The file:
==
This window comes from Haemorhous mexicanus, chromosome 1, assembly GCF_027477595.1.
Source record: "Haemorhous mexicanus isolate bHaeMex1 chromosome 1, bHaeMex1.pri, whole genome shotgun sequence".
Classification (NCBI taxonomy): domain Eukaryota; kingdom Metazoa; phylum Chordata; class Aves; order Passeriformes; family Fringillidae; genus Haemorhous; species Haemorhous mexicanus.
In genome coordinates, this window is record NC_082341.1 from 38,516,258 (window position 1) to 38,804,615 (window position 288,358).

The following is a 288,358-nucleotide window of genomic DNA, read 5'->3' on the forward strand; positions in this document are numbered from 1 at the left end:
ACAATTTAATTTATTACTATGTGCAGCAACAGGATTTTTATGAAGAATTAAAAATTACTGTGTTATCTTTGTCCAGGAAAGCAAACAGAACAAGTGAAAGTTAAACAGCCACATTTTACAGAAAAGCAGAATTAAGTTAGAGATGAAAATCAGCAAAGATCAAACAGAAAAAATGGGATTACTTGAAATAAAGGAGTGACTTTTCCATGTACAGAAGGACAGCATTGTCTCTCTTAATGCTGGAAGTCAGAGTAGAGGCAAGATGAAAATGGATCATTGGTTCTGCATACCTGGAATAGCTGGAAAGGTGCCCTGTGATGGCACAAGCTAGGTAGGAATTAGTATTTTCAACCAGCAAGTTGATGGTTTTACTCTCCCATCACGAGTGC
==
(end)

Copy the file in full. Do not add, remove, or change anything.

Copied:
This window comes from Haemorhous mexicanus, chromosome 1, assembly GCF_027477595.1.
Source record: "Haemorhous mexicanus isolate bHaeMex1 chromosome 1, bHaeMex1.pri, whole genome shotgun sequence".
Classification (NCBI taxonomy): domain Eukaryota; kingdom Metazoa; phylum Chordata; class Aves; order Passeriformes; family Fringillidae; genus Haemorhous; species Haemorhous mexicanus.
In genome coordinates, this window is record NC_082341.1 from 38,516,258 (window position 1) to 38,804,615 (window position 288,358).

The following is a 288,358-nucleotide window of genomic DNA, read 5'->3' on the forward strand; positions in this document are numbered from 1 at the left end:
ACAATTTAATTTATTACTATGTGCAGCAACAGGATTTTTATGAAGAATTAAAAATTACTGTGTTATCTTTGTCCAGGAAAGCAAACAGAACAAGTGAAAGTTAAACAGCCACATTTTACAGAAAAGCAGAATTAAGTTAGAGATGAAAATCAGCAAAGATCAAACAGAAAAAATGGGATTACTTGAAATAAAGGAGTGACTTTTCCATGTACAGAAGGACAGCATTGTCTCTCTTAATGCTGGAAGTCAGAGTAGAGGCAAGATGAAAATGGATCATTGGTTCTGCATACCTGGAATAGCTGGAAAGGTGCCCTGTGATGGCACAAGCTAGGTAGGAATTAGTATTTTCAACCAGCAAGTTGATGGTTTTACTCTCCCATCACGAGTGC